Today, I experienced the unusual, thrilling sensation of riding in the driver's seat of an autonomous-drive car as it navigated the streets of Sunnyvale in California's Silicon Valley. The car is an advanced prototype Infiniti Q50 sedan capable of handling complex city driving. It has a special California registration for autonomous drive vehicles, and I had to receive a special state license to operate it hands-free.
When Nissan's Tetsuya Iijima (pronounced EE-ee-JEE-mah) envisions the future of driving, he's not only thinking about how autonomous driving will impact the "behind-the-wheel" experience but how to help society prepare for it.
ProPILOT is Nissan Motor Co.'s single-lane autonomous driving technology. Once activated, ProPILOT can automatically control the distance between the vehicle and the preceding vehicle using a speed preset by the driver (between approximately 30 km/h and 100 km/h); it also keeps the vehicle centered in its lane.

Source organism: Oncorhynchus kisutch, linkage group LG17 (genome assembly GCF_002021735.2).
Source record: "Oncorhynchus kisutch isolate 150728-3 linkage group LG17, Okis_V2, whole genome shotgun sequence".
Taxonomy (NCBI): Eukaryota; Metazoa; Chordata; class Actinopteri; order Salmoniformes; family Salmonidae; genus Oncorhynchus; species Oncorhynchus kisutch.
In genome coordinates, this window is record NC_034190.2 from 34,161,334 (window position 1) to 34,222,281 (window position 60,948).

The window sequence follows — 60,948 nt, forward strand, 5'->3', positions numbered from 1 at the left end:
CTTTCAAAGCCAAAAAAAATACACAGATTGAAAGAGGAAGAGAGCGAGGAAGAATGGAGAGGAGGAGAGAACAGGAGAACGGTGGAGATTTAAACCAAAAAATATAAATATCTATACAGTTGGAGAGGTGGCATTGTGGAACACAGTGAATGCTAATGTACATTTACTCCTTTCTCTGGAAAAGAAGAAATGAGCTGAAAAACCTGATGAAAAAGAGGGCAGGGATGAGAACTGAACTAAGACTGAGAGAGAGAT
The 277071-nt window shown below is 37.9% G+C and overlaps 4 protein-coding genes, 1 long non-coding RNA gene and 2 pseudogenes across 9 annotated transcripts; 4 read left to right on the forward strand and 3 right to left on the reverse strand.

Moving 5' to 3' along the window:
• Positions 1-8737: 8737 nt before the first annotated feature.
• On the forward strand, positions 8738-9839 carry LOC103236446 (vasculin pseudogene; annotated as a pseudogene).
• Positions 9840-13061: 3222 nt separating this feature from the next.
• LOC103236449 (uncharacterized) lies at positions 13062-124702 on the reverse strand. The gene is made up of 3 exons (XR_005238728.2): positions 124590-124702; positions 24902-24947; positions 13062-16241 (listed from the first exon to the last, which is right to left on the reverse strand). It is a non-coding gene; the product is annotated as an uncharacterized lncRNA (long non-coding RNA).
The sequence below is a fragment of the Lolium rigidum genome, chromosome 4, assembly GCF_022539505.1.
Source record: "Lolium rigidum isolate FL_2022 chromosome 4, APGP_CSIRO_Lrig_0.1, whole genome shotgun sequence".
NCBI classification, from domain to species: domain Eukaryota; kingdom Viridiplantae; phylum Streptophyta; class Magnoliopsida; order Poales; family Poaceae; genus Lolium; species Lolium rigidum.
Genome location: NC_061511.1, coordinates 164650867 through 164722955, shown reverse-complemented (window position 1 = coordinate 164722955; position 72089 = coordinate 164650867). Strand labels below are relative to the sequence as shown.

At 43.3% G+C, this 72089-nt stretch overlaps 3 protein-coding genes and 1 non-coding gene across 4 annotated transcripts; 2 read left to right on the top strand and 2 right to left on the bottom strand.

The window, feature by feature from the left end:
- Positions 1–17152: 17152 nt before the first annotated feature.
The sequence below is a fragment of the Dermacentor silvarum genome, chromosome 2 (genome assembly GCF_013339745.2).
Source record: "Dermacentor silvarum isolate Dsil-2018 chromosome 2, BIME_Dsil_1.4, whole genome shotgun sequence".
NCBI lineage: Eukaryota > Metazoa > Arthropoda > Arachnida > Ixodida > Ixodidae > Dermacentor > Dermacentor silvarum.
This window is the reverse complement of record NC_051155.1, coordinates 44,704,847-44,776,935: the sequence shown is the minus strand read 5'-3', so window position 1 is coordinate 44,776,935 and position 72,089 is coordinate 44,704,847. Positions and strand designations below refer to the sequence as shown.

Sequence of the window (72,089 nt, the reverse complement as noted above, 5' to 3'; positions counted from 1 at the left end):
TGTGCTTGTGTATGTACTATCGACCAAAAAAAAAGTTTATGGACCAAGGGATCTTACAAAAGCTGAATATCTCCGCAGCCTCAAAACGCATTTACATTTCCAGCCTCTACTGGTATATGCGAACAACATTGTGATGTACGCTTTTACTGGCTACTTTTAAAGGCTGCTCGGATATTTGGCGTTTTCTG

Designing the autonomous vehicle of the future requires an array of the best technical talent available: automobile and software engineers, experts on sensor technology and artificial intelligence, computer scientists, production specialists and many others.
Space was not the final frontier for computer scientist Maarten Sierhuis. The former NASA researcher, who once designed human-robot interactions and developed collaborative intelligent systems for space exploration, now focuses his efforts a bit closer to home: the artificial intelligence that's helping power the future of Nissan's autonomous vehicles.
Nissan Motor Co., Ltd. announced today that the new Serena, scheduled to go on sale in Japan in late August, will come equipped with the company's ProPILOT autonomous drive technology, offering convenience and peace of mind during highway mobility.